Design Considerations for Equipment and Piping Layout: Locating Valves and Special Equipment
This is the last article in a four-part series on equipment and piping layout. This article reviews guidelines for locating various types of valves, and also considers the equipment needs of heat exchangers, fired equipment, and instrumentation.
The first article provided guidelines for vessels, cooling towers, and compressors. The second article discussed equipment layout considerations for pumps. Piping and pipe rack guidelines were covered in the third article of the series.
Properly Locate Each Valve Based on Its Application
Valves come in all shapes and sizes. Based on the application and the fluid in the piping, the valve required for the job could be a gate, ball, butterfly, globe, check, safety/relief valve, or control valve. Some valves are operated manually, by turning the handwheel or pulling on an overhead chain. Others open and close using motors and solenoids.
Piping engineers have a lot to consider when locating valves for the equipment and piping layouts discussed in the previous articles. They often work closely with the process engineers to select the correct valve for each application. Some general location guidelines that apply to most valves are listed below:
- Review the valve manufacturer’s installation recommendations to determine if the valve should be mounted vertically or horizontally. Also review the owner/client requirements. Take care to never install the valve upside down or backwards.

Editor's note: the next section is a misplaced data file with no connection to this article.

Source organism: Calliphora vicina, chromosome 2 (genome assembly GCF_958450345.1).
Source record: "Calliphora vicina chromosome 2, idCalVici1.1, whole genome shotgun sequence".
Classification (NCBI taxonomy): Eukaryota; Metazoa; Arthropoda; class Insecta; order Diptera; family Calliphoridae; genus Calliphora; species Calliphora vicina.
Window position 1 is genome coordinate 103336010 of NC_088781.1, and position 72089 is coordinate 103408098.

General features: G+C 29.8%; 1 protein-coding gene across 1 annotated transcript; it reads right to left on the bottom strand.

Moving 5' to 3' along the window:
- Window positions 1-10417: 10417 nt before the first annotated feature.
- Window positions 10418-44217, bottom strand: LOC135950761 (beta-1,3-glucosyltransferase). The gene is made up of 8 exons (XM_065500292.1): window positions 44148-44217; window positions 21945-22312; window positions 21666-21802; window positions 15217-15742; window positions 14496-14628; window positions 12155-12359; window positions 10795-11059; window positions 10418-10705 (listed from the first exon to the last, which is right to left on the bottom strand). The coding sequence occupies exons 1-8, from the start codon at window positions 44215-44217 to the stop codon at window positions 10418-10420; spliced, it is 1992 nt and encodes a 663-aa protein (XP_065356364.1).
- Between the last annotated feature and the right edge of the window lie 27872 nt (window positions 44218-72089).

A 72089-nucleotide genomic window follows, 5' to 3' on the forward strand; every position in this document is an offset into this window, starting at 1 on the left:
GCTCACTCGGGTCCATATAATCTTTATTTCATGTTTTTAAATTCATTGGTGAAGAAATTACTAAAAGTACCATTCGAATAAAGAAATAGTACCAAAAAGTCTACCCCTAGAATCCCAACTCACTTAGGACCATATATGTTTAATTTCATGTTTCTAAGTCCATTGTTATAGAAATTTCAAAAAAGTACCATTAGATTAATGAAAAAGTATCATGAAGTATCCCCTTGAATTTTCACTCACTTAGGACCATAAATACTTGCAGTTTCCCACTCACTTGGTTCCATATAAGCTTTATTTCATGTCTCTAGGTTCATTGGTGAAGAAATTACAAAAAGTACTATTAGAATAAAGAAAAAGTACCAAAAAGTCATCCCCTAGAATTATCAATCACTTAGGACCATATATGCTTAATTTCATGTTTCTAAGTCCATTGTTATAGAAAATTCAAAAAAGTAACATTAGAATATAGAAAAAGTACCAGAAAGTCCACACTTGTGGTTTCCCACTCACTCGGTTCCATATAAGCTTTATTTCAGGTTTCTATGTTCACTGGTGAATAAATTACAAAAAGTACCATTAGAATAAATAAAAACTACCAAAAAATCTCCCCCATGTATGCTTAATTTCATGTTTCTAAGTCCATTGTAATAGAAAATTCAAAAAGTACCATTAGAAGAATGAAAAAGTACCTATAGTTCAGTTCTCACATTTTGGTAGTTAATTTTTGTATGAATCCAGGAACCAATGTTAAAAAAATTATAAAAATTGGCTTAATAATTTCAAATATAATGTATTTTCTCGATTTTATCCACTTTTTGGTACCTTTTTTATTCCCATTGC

- Frequently operated valves should be easily accessible from grade, platforms, or permanent ladders. If the bottom of the handwheel of a horizontal valve is more than 6 feet above grade, such as for a seldom-used valve, use valve extensions, chain operators, or a platform for access.
- Focus on personnel safety for anyone walking near valves or operating them. Make sure handwheels and chains do not present a safety hazard. Keep valve handwheels out of operating aisles wherever possible. Avoid tripping hazards and head bangers. Valves that handle steam, acids, and caustics should be located below eye level to prevent eye and facial injuries.
- Provide enough clearance for servicing and replacing valves. Also provide at least 4 or 5 inches clearance around a valve handwheel for easier use by an operator.
- Use lug type valves unless directed otherwise by the client.
Pressure safety valves protect equipment from over-pressurization. Generally, they are installed so they drain freely into the flare header.
- If the safety valve can’t be serviced during operation, it’s necessary to install block and bypass valves, with the block valves being locked or car sealed open.
- Also, the block valve handwheels should be installed in the horizontal not vertical position. This will prevent a mechanical failure of the valve from blocking the line.
Valves often have specific piping layout needs, such as a minimum number of diameters of straight pipe before and after the valve. Complying with the “rules of thumb” and the laws of physics can prevent “water hammer” conditions that lead to valve failure.
Heat Exchangers Run Hot and Cold—Relatively Speaking